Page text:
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Here were the requirements:

Adding to IntList:

  • resize method: Write a resize method for IntList that doubles the size of the array. As discussed in chapter 7, you cannot simply resize an array, you must instantiate a new array with increased size, copy everything from the old array to the new array, then assign the old array reference to the new array. For this application, the resize method will ONLY be used by the subclass, but it is good functionality for the IntList class to have.
  • equals method: Write an equals method for IntList. Remember to use the Object parameter! Two IntList objects should be considered equal if they have the same number of elements (without regard to capacity) and each element in each index matches in value.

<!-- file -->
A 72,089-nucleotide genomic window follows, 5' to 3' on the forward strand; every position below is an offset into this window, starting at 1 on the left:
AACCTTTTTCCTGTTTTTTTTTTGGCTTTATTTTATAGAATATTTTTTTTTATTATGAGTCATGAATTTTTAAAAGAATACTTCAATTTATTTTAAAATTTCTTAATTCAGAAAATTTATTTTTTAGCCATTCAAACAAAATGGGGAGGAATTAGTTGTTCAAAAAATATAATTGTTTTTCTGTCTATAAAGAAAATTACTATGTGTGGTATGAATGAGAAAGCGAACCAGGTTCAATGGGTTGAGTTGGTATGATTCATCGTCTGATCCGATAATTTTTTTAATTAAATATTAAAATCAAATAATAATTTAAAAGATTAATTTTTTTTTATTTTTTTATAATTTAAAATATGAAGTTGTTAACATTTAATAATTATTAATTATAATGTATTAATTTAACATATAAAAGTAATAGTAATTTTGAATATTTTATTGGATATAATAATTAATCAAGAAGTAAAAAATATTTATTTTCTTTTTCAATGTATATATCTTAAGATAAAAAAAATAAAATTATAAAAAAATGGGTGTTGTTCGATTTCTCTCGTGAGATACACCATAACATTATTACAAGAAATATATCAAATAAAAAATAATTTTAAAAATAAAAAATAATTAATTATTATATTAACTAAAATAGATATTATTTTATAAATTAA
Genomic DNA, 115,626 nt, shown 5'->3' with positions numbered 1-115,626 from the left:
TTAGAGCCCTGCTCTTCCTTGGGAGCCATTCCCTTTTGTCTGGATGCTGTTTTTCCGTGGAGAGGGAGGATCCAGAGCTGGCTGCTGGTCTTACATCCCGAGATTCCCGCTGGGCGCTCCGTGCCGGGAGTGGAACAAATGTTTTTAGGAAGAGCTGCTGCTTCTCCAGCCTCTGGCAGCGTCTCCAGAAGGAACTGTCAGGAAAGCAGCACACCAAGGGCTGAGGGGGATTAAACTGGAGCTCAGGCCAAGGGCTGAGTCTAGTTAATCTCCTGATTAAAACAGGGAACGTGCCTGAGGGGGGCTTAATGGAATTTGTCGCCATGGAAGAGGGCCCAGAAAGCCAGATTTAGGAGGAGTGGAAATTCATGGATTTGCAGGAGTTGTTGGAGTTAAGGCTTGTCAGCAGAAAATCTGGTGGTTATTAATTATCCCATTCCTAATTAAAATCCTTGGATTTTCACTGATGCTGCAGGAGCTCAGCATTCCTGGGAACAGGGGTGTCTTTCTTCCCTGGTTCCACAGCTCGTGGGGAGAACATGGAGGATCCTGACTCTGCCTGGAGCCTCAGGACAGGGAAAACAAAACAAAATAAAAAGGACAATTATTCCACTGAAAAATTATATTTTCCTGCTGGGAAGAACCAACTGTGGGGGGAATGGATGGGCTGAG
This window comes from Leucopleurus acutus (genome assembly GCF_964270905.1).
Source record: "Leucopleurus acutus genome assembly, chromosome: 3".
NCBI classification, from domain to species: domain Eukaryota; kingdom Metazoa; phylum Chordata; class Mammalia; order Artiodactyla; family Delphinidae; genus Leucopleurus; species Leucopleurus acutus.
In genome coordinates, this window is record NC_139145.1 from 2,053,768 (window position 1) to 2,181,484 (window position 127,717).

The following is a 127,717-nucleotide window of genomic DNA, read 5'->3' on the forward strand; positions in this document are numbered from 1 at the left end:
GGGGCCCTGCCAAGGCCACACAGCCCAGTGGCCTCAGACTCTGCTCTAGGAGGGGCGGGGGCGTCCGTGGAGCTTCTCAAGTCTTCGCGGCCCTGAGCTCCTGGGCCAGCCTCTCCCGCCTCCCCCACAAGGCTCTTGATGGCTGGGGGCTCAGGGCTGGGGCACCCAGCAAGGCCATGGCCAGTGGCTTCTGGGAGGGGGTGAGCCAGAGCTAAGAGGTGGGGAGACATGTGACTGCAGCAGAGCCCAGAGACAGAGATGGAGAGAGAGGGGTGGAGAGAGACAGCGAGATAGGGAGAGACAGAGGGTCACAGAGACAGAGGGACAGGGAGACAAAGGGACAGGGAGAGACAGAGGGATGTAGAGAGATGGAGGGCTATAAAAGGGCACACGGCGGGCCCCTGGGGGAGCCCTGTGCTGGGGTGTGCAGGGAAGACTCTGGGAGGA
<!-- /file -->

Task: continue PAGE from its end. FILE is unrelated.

• clone method: Write a clone method for IntList. Remember that the clone method should not have parameters, and should return an Object. Your clone method needs to make a deep copy so that the returned object doesn’t contain any aliasing.

(I just need help with the equals, and i would appreciate if you could check if my clone and resize work as intended)

public class IntList
{

    private int[] list;
    private int numElements;

    /**
    * Constructor -- creates an integer list of a given size.
    * @param size the number of elements in the list
    */
    public IntList(int size)
    {
        list = new int[size];
        numElements = 0;
    }

    /**
    * Adds an integer to the list.  If the list is full,
    * prints a message and does nothing.
    * @param value the value to add
    */
    public void add(int value)
    {
        if (numElements == list.length)